Why you don’t have to be Gordon Gekko to Invest in the Stock Market

Before I really understood the stock market, I always assumed investing was reserved for highly intelligent finance geeks, who read textbooks on the in’s and out’s of trading. As if they specialized in a secret science, an opportunity only available for the privileged that had the wealth needed to invest and grow. Like my unrealistic, childhood dream of becoming a celebrity, the thought of trading stocks was always desirable, but always seemed unattainable. However, after attending Bentley University and living amongst many other finance majors for the first time, I started to understand what it actually meant to trade different securities in the marketplace.

One of the biggest game changers was when I realized that I didn’t have to be a chic trader on Wall Street, finance professional or an economics professor to trade stocks. Really anyone can do it, and I mean everyone. Even you! All you really need is a computer, access to the Internet and about $200 dollars to invest. I was very unaware of just how accessible the stock market was. My classmates were pouring money into these brokerage accounts, buying and selling stocks in the dorms, during class and even on their smart phones walking around campus. My intrigue spiked one day, when my friend told me he had been paying off his college tuition by trading securities. He was very successful in his endeavors and had even bought a car with some of his yearly proceeds (not everyone is this successful). After that I knew I had to start putting money aside so I could finally take a chance of my own, and invest myself in the market. I told myself that even if I completely failed and lost everything, it would be a great learning experience. The decision proved to be worthwhile.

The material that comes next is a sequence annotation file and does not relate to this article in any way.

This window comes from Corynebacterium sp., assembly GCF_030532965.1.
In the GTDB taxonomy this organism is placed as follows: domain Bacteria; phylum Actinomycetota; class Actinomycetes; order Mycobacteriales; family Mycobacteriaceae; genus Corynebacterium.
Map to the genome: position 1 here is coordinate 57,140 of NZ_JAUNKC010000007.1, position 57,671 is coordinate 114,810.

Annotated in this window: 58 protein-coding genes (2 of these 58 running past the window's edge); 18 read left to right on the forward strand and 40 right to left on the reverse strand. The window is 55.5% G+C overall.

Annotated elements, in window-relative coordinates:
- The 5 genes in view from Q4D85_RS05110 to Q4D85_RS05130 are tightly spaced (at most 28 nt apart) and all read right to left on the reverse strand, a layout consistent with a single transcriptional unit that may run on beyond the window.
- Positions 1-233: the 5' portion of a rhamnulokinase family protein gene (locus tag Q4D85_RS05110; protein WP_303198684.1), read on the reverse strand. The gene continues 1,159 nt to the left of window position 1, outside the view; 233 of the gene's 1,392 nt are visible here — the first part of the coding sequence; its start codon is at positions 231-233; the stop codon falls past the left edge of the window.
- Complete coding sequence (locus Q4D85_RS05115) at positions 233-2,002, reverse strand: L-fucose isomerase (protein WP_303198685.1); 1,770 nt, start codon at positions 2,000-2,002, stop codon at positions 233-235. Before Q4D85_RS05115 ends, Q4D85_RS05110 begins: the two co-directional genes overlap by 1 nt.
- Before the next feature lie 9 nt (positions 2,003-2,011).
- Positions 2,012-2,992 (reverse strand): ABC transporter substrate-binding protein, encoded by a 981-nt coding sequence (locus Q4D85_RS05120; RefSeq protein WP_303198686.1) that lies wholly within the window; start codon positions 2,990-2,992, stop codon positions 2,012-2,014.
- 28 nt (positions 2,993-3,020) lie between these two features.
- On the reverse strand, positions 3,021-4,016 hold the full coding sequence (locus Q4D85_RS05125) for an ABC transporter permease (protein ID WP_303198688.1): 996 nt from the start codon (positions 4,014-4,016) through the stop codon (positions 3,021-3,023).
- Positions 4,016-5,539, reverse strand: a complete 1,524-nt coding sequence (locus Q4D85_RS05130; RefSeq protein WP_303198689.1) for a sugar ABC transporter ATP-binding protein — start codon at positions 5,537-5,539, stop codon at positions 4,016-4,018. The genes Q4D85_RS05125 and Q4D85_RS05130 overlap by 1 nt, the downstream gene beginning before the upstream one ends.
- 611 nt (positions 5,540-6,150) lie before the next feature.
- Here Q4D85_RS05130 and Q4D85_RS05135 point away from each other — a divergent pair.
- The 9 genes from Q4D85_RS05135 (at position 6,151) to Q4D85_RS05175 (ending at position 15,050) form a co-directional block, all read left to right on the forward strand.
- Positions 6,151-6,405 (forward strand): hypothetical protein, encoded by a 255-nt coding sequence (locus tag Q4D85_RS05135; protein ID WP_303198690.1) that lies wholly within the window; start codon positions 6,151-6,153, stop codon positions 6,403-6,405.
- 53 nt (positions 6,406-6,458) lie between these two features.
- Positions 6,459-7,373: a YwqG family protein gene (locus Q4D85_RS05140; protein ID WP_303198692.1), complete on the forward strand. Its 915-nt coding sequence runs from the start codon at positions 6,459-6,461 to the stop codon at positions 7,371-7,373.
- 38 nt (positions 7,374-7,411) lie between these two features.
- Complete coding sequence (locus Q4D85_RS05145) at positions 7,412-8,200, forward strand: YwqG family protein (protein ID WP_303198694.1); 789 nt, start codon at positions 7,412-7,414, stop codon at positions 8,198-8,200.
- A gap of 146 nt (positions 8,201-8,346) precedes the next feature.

My first step, which was a very important one, was to choose the right brokerage online. Obviously I had seen various commercials and advertisements for brokerages of these types, but I wanted to do some comparison before I settled. It is important to choose a company that caters to your exact personal investment needs. This is especially important because every time you trade, you have to pay a percent fee known as commission. Commission is a rate fee that is tacked on to the cost of purchasing or selling stock, and every company has a different commission rate. This rate also tends to vary depending on stock type and/or amount invested. Investors also have to pay for the options in addition to the account, such as consultations, personal attention, branch locations, etc. These additional costs can add up, so it is important to keep all of this in mind when figuring out a brokerage to use. there are many sites that can give you a breakdown of pros and cons for each site.

As a millennial we aren’t the most trusting people when it comes to other people handling our money so I skipped out on a brokerage house that offered expensive advice. I wanted to learn about the market myself. We have an endless heap of knowledge known as the internet at our fingertips. I just figured I would research all the stocks myself and this would help me understand the market better and further my knowledge. Also with such low commission rates it makes sense for us millennials because we don’t have all this extra money to just toss around, the fees do tend to add up if you trade a lot.